Hot Guys With Guns
Director: Doug Spearman

Remember when buddy cop films were all the rage? Turner and Hootch, Stake Out, Stop Or My Mom Will Shoot? Well, imagine a gay-themed buddy cop movie with hints of noir and you’ve got Hot Guys With Guns pinned down. The movie is fairly straightforward: a mystery pair of men are drugging and robbing large groups of gay men at sex parties, and the two main characters try to solve the mystery. Danny, a failed actor taking a course in private investigation in order to gain insight into a part he’s auditioning for, and Pip, Danny’s ex-boyfriend, potential sex addict and codependent momma’s boy, set out to find Pip’s watch, but find a much darker and disturbing problem. The movie is fairly predictable, but I really doubt they were setting out to produce the next psychological thriller when they started this film. The comedic timing is paced well, however, the movie straddles the fence between a buddy cop comedy and a romantic comedy. One moment, Danny is hunting down the robbers, the next, Pip and Danny are discussing their relationship at the most ill opportune times. There are a few montages that may be unnecessary, but they play along well with the clunky duo pretending to be real P.I.s. The film’s noir angle isn’t played hard enough to justify having some of the pseudo pulp fiction self-narration. That being said, Hot Guys With Guns is funny, and even though you figure out the ending halfway through the film, it’s definitely worth seeing at least once.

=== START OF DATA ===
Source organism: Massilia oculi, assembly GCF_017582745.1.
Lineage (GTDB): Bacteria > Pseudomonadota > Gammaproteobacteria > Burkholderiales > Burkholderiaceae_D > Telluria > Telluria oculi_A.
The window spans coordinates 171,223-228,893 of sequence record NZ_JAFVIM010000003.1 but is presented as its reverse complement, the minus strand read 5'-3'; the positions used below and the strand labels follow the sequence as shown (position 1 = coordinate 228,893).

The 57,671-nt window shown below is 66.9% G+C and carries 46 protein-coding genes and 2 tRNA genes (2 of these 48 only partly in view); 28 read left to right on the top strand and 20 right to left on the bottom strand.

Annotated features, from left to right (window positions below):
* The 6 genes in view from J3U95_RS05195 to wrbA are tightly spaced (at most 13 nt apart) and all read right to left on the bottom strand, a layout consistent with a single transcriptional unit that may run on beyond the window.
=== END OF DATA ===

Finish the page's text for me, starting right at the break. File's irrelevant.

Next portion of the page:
Director: Marcal Fores

Animals is a film not to be pigeonholed. From the get go, it is clear that this film is awash in a of sea genres. Part coming-of-age, part surreal and completely captivating, Animals’ cinematic style is merely a reflection of its main character, Pol. A bit of a loner, Pol is a garage rocker in his late teens who is still talking to his imaginary friend, Deerhoof, a stuffed teddy bear. Confused about the direction his life is taking, Pol clings closely to Deerhoof in hopes of fighting of the difficulties of reality. A girl in Pol’s school goes missing and in turn, Pol becomes obsessed with one of the girl’s friends, Ikara, a troubled young man with a dark side. Pol struggles with his sexual identity and mental stability as the story goes on.

What makes Animals such a successful film is the non-linear quality to the narrative. All the scenes are character-driven, like Donny Darko, but with a Cohen brothers’ pacing. Shots are filmed stationary with very few cuts and angle changes. The confidence and artistry of director Forés is one of the highlights of the film. When a scene is filmed in nature, the background is grandiose and occupies the majority of the frame, and when a scene is filmed in man made structures, the camera crowds the frame with the person, giving a cramped atmosphere. Fans of cinematography should really see this film. Finally, the film’s soundtrack is something to be admired. The music in the film is bipolar, the awkward moments are coated with youthful Spanish garage rock, something that makes you want to twist. The movie’s darker moments are fogged by atmospheric gloom punk from a band called the A Frames, giving a Joy Division feel to the whole latter half of the film. Buy it, rent it, whatever–just go see it.